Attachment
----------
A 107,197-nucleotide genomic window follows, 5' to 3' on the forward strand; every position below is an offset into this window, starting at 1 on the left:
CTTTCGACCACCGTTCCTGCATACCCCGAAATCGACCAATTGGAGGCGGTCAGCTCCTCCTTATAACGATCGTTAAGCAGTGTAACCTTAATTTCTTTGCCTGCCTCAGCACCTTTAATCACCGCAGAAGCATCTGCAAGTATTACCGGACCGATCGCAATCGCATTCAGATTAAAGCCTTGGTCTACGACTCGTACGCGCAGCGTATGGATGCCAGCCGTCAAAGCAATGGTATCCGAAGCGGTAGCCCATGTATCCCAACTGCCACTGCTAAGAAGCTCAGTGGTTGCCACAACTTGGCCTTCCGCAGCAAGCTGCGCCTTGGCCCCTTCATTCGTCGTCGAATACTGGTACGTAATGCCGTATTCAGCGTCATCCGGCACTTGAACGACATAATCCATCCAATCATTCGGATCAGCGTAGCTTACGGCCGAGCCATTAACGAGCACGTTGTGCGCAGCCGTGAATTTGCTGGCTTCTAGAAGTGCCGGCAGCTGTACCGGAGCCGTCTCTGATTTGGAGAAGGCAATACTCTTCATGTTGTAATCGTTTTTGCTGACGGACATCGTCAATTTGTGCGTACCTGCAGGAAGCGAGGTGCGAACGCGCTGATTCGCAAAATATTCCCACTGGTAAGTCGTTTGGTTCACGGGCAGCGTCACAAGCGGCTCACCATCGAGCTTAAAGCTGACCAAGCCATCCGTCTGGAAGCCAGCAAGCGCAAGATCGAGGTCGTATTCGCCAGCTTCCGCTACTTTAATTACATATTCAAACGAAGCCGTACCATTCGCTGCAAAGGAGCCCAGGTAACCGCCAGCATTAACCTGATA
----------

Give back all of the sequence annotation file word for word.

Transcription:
A 107,197-nucleotide genomic window follows, 5' to 3' on the forward strand; every position below is an offset into this window, starting at 1 on the left:
CTTTCGACCACCGTTCCTGCATACCCCGAAATCGACCAATTGGAGGCGGTCAGCTCCTCCTTATAACGATCGTTAAGCAGTGTAACCTTAATTTCTTTGCCTGCCTCAGCACCTTTAATCACCGCAGAAGCATCTGCAAGTATTACCGGACCGATCGCAATCGCATTCAGATTAAAGCCTTGGTCTACGACTCGTACGCGCAGCGTATGGATGCCAGCCGTCAAAGCAATGGTATCCGAAGCGGTAGCCCATGTATCCCAACTGCCACTGCTAAGAAGCTCAGTGGTTGCCACAACTTGGCCTTCCGCAGCAAGCTGCGCCTTGGCCCCTTCATTCGTCGTCGAATACTGGTACGTAATGCCGTATTCAGCGTCATCCGGCACTTGAACGACATAATCCATCCAATCATTCGGATCAGCGTAGCTTACGGCCGAGCCATTAACGAGCACGTTGTGCGCAGCCGTGAATTTGCTGGCTTCTAGAAGTGCCGGCAGCTGTACCGGAGCCGTCTCTGATTTGGAGAAGGCAATACTCTTCATGTTGTAATCGTTTTTGCTGACGGACATCGTCAATTTGTGCGTACCTGCAGGAAGCGAGGTGCGAACGCGCTGATTCGCAAAATATTCCCACTGGTAAGTCGTTTGGTTCACGGGCAGCGTCACAAGCGGCTCACCATCGAGCTTAAAGCTGACCAAGCCATCCGTCTGGAAGCCAGCAAGCGCAAGATCGAGGTCGTATTCGCCAGCTTCCGCTACTTTAATTACATATTCAAACGAAGCCGTACCATTCGCTGCAAAGGAGCCCAGGTAACCGCCAGCATTAACCTGATA